Although ACT scores are important, remember that schools are looking at more than just ACT scores. In fact, some schools, like the University of Northern Iowa are test optional, meaning your teen can choose to apply with or without their test scores. It’s important to note that students who apply as test-optional will be automatically considered for UNI’s admissions-based merit scholarships, based on a review of all other information provided with their application. You can find out more about test optional admission on our admissions webpage.

Make sure you’re helping your student build up all aspects of their college application such as their GPA, extracurricular activities and application essays. Colleges evaluate these items (and ACT scores) to predict if a student will succeed at their schools. As a bonus, by taking some of the pressure off of their ACT performance, your child may actually do a better job on the ACT if they deal with test anxiety.

Prepare for sending scores to colleges

There are a couple ways your student is able to share their test scores with the colleges they are interested in. The easiest method is simply selecting the schools on the ACT registration form. Students can add schools at any time to this form, within their established ACT account.  The testing agency will automatically route those scores to the colleges.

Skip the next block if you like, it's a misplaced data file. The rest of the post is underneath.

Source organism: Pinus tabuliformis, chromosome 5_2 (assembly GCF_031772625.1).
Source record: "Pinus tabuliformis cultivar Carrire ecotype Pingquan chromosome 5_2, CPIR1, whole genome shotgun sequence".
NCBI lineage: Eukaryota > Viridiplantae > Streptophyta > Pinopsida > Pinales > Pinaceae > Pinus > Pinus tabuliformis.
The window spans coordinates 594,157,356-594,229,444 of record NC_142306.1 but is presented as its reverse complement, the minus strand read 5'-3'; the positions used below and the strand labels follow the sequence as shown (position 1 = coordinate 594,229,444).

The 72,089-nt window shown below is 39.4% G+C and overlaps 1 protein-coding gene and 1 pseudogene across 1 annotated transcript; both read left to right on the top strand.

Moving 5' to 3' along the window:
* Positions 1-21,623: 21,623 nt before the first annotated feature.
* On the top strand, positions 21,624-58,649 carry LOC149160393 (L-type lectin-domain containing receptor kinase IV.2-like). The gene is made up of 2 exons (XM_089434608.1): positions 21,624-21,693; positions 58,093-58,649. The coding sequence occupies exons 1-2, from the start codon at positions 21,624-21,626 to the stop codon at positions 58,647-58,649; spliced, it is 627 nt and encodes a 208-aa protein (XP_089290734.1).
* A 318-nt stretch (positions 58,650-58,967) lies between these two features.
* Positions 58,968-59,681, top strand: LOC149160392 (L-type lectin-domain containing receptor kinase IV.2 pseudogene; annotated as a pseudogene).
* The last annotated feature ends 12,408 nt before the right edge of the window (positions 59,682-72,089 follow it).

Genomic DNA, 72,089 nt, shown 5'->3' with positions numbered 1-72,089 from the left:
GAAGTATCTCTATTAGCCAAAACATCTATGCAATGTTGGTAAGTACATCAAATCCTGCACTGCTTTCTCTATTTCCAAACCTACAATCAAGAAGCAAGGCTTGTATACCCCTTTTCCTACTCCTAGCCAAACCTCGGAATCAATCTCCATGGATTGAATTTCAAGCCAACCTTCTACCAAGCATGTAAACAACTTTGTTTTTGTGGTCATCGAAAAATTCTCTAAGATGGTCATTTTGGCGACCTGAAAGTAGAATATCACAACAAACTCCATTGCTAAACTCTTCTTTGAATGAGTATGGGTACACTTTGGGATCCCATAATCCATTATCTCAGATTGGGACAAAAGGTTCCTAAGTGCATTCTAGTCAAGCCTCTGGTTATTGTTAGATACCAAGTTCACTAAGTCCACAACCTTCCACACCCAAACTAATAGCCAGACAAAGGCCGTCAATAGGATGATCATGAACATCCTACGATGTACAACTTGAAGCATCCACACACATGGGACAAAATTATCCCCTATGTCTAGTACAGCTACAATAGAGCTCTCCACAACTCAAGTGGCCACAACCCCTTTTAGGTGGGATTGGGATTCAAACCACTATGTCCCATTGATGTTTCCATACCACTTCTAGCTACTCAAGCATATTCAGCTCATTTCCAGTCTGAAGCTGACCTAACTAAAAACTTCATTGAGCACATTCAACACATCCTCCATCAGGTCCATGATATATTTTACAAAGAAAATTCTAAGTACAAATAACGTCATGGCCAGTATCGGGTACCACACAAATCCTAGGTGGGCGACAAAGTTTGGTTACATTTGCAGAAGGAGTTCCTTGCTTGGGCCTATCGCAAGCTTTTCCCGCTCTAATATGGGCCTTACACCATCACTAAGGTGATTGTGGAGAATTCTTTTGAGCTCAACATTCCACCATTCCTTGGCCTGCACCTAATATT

The second method, available at some schools like UNI, is self-reporting the scores on the application for admission. The students choosing this method will need to request their official test scores be sent through the testing agency to UNI before enrollment for verification. 

Help them on the big day

Encourage your teen to follow good test-taking habits leading up to the day of the ACT. This includes getting a good night’s sleep and eating a healthy breakfast on the day of the test. Make sure they have all the necessary test materials ready to go, including their ID, calculator, snacks and some sharp #2 pencils. Get the full list of what you should and shouldn’t bring on

Provide emotional support during and after ACT preparation

ACT exam preparation and actually taking the ACT can take a toll on any student. Be their biggest cheerleader throughout the process to calm their nerves. This can help calm some of their nerves. When your teen has finished taking the test, continue to provide emotional support, especially as they wait for and receive their test scores. 

You can find out more about signing up for the ACT on the official ACT website.

As Iowa's only regional comprehensive university, we are designed to provide critical coursework with real, practical fieldwork. 

Real, relevant academic excellence for a world that expects future-ready graduates.

  • 94% of UNI grads find success within six months of graduation.
  • UNI graduates more teachers than any other university in Iowa.
  • UNI graduates more CPAs than anywhere in Iowa.
  • UNI is ranked a top regional public university by U.S. News & World Report.
Program of Interest:*
Currently we do not offer any on-campus doctoral degrees. Please see our online options.

Google Analytics